But what’s truly bizarre is that this number — .55 — is higher than it was after crush back in the fall. Since malolactic fermentation lowers total acidity (lactic acid is “monobasic,” half the acid its manly malic sibling is), this could be an indication ML hasn’t in fact swept up yet. Nevertheless, whether it’s happened or not, acidity never goes up, so this number is a head-scratcher.

I’ll be running paper chromotography on this wine this weekend, but in the meantime, WTF(ranc)?

Wild yeast
One signature difference between all our previous Cabernet Franc ferments and this one is that this year, we didn’t pitch any yeast: we let wild yeast have their way with our wine. In previous years, we pitched the evocatively named “71B,” a yeast “designed to isolate yeasts that would produce a fruity yet fresh character in wine that would live long after fermentation.” The 71B did just that to our Franc.

So it’s certainly possible that the motley mob of wild yeasts didn’t achieve as pin-point a result as the 71B. I’ve also been told wild yeast ferments don’t really show their stripes until at least the spring after harvest, so that could also explain the wine tasting good in March and less so now.

I really don’t know how we’d test this, however, so it’s something of a moot theory.

This one’s laughable, considering the damp, cold spring we’re still more or less enduring here in July. But through the winter, one of the differences between the Franc and the other barrels is that it was stacked on top of the others, effectively positioning it about 4′ higher than its siblings. Because heat rises, and because at that level the Franc would be essentially above the foundation, you could argue that the environment it aged in was warmer than that of the other wines in our stable.

But yes, so slightly as to be negligible. To be on the safe side, however, we repositioned the Franc on the floor like the other barrels at last racking.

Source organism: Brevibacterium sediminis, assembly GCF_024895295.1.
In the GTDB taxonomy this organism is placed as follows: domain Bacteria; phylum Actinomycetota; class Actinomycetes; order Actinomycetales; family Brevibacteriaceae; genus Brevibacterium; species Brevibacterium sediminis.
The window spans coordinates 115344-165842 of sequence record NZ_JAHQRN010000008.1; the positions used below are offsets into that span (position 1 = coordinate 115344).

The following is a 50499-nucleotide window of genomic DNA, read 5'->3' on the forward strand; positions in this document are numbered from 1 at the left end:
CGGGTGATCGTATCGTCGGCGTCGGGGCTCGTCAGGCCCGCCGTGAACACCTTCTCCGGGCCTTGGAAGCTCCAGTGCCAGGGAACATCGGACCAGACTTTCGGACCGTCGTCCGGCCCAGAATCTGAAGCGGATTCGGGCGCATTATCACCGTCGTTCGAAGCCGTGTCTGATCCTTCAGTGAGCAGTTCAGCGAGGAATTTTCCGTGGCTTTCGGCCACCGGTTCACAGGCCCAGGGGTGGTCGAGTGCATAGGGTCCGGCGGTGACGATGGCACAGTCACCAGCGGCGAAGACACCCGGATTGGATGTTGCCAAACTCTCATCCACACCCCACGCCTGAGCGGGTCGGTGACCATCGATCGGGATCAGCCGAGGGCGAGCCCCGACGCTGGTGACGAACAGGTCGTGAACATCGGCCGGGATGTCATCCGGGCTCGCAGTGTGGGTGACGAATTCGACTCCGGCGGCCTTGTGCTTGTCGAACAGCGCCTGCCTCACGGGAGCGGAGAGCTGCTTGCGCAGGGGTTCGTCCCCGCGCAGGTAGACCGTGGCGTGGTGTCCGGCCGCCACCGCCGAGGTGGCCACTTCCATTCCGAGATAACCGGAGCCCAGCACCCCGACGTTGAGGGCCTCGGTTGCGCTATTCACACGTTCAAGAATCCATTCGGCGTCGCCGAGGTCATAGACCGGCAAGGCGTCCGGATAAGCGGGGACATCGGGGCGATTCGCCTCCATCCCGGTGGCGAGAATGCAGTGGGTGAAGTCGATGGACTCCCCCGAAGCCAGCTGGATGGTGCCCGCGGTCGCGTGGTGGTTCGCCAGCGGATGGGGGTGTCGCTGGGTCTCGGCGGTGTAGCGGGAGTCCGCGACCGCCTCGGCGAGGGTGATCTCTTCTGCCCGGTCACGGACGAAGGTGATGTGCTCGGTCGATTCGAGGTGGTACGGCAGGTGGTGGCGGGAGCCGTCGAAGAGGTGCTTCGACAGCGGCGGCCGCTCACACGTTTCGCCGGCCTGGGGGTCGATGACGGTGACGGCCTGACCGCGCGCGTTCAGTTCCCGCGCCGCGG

Sulfur Dioxide
Again with the chemicals! What are we aging here, a superfund?

Sulfur Dioxide (or SO2) is chemical compound virtually every winery on the planet adds as a preservative to ensure clean, long-lived wines. It essentially binds up oxygen — a friend to you and me, but also to wine-despoiling microbes, if not premature aging.

What our results showed were that there’s virtually no “free” SO2 left in the Franc. Free SO2 is the shiftless brother-in-law of “bound” SO2 in a wine, sleeping on the couch, drinking straight from the milk jug and walking around in its underwear until oxygen tries to break in — at which point it drops the Wii and goes Jean Reno on that allotropic sucker. That our wine has virtually no free SO2 means that only tannin and acid are protecting it — and as you saw above, our acid level isn’t stratospheric.

So obviously, we’ve got to add SO2, and don’t spare the tires. The wrinkle is that we’re just a few weeks away from blending, and adding SO2 always seems to close up and dumb down a wine for a while — in other words, rendering it useless for near-term blending.

That said, as he eyed our especially low SO2 level, our man at ETS did mention anecdotal evidence that the right SO2 addition can in fact bring a wine back to life. If that’s true, then we’d get protection and liveliness with one stoke, making it easier to rationalize a possible delay in when we blend.

So, thinking about all the above, I’m tempted to try a little SO2, perhaps in conjunction with a slight acid addition, and see what happens. Any thoughts?


7 Comments so far